Prince George's County, Maryland Clean Water Partnership

The Prince George’s County, Maryland Clean Water Partnership (CWP) - between Prince George’s County and a private company, Corvias - began in 2014 intending to retrofit 2,000 acres of property with green infrastructure for stormwater management. As part of this process, both partners agreed that an emphasis on employing local, under-represented communities was necessary. Within the three-year period during which the project was completed, 66 businesses were contracted, almost 1,600 businesses were reached, and over 200,000 hours of work were generated. The project also blew past their goals for under-represented employment: target class participation was 40%, but actual participation was 87%; target participation of local businesses was 50%, but actual participation was 82%; targeted hours for local employment was 51%, but actual was 57%. In all, the program delivered on all 2,000 acres in half the time for half the price. Because of the success of the first project, the Clean Water Partnership between Prince George’s County and Corvias was extended 30 years for 4,000 acres with the same goals of hiring underrepresented community members as a requirement.

The relationship between Corvias and Prince George’s County began because county regulators were “faced with an enormous regulatory challenge in the management of its National Pollutant Discharge Elimination System and its Municipal Separate Storm Sewer System Permit,” which would require retrofits costing upwards of $100 million. A Community-Based Public-Private Partnership was developed, wherein Corvias was given the responsibility of managing through best practices including the design, construction, and maintenance of stormwater management and retrofitting throughout the project area through the use of small, minority and women-owned businesses.

The goals of the Clean Water Partnership are to streamline the costs that regulatory compliance projects traditionally placed on local governments, while simultaneously strengthening local economies. The program will not only recruit frontline community members and businesses, but will connect them with training in green infrastructure. Corvias will oversee the design, construction, and maintenance of the stormwater retrofits. Corvias is also responsible for the short- and long-term risk associated with construction and maintenance. In exchange, “Corvias receives compensation, and potentially incentive fees, based on performance goals, which include socioeconomic goals.” This compensation is funded through the County’s Clean Water Act Fee, as well as other sources, such as “public bonds, private activity bonds, private investments, utility [fees], or grant [programs].”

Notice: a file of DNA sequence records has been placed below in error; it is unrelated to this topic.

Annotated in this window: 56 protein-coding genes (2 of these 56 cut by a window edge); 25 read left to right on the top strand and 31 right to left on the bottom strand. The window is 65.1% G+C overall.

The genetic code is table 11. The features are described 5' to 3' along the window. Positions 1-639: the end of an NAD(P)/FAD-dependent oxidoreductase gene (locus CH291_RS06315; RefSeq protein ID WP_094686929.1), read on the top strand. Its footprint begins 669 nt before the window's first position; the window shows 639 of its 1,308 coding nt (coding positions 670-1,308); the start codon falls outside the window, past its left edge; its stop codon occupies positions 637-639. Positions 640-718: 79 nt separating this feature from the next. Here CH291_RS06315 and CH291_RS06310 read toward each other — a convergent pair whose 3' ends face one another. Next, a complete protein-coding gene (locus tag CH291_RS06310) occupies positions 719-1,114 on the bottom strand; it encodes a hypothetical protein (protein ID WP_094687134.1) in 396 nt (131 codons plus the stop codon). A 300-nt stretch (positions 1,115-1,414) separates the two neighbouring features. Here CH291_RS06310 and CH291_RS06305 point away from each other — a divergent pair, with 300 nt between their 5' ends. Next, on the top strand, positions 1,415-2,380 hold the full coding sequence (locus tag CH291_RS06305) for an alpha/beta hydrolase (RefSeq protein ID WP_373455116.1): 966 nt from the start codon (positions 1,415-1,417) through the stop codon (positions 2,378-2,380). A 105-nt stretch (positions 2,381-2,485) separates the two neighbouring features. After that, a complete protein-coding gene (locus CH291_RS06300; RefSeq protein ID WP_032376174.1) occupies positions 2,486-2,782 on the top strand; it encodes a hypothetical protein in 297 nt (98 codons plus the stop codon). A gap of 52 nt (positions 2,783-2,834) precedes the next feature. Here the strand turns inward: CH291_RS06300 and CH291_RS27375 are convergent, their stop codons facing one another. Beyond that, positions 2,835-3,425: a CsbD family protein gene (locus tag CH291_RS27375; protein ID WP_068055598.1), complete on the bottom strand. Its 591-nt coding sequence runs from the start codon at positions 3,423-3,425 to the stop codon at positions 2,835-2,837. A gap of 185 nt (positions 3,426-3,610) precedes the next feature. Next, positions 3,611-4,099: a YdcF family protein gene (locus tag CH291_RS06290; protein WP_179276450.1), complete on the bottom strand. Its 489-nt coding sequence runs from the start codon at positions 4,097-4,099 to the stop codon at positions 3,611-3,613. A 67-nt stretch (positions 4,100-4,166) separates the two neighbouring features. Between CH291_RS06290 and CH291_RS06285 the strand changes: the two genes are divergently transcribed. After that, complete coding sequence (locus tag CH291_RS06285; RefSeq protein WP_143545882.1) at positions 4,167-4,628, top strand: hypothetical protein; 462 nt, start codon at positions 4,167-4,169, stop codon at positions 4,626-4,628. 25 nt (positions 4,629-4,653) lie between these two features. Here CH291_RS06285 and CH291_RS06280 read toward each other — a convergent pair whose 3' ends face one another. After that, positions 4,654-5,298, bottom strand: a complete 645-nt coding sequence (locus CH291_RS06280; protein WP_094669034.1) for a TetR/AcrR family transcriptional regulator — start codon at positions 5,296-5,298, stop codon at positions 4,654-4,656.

The creation and continued success of the CWP project and relationship is based on four core guiding principles:

  1. Efficiency: the goal is to create projects and a resilient economy through holistic planning
  2. Social value creation: to focus on projects that encourage community resilience in green infrastructure and local, disadvantaged community members and businesses
  3. Long term sustainability: reduce costs for implementing green infrastructure design and construction
  4. Site flexibility: to have flexibility in the CWP’s planning approach that allows for flexibility when choosing sites for the project

“These processes allow the implementation team to select projects based on the greatest value to the program inclusive of acres treated and procurement opportunities tailored to the needs of local subcontractor capacity and capabilities.”

The initial pilot had various programs that assisted in furthering these guiding principles. One program focused on retrofitting existing buildings in the area for energy and resilience purposes. By the time the initial 2,000-acre project was completed, 15 churches, 22 schools, and 23 municipal properties had been retrofitted for energy efficiency. Additionally, over 250 trees and 6,000 shrubs were planted to improve stormwater management in the area. As a result, over 1.8 million pounds of sediment were removed. Education was also a significant focus of the pilot, and the continued CWP partnership. From a youth perspective, a collaborative effort between Prince George’s County School Public Schools and CWP established an educational program on the importance of resilience efforts and stormwater management. More than 15 local businesses participated in CWP’s Mentor Protégé Program, which focuses on educating local minority businesses on stormwater management and resilient infrastructure, and helps to develop both within the participating firms through coaching, training, access to bidding opportunities, and other supportive services.

In order to ensure that the partnership is effective, Prince George’s County government and Corvias will jointly assess the success of the partnership on a regular basis. Successes in efficiency and cost reductions will be determined by comparing the costs and timeline associated with Corvias’s green infrastructure retrofit process and the process previously employed by Prince George's County.

In all, CWP has accomplished its goals thus far because of the close relationship that the partnership built with the local community through outreach. As a result, other cities across the country, including Chester, Pennsylvania, are attempting to replicate this community-based public-private partnership approach to stormwater management.

 

Publication Date: January 1, 2014

Related Organizations:

  • Corvias Solutions
  • Prince George’s County Department of the Environment

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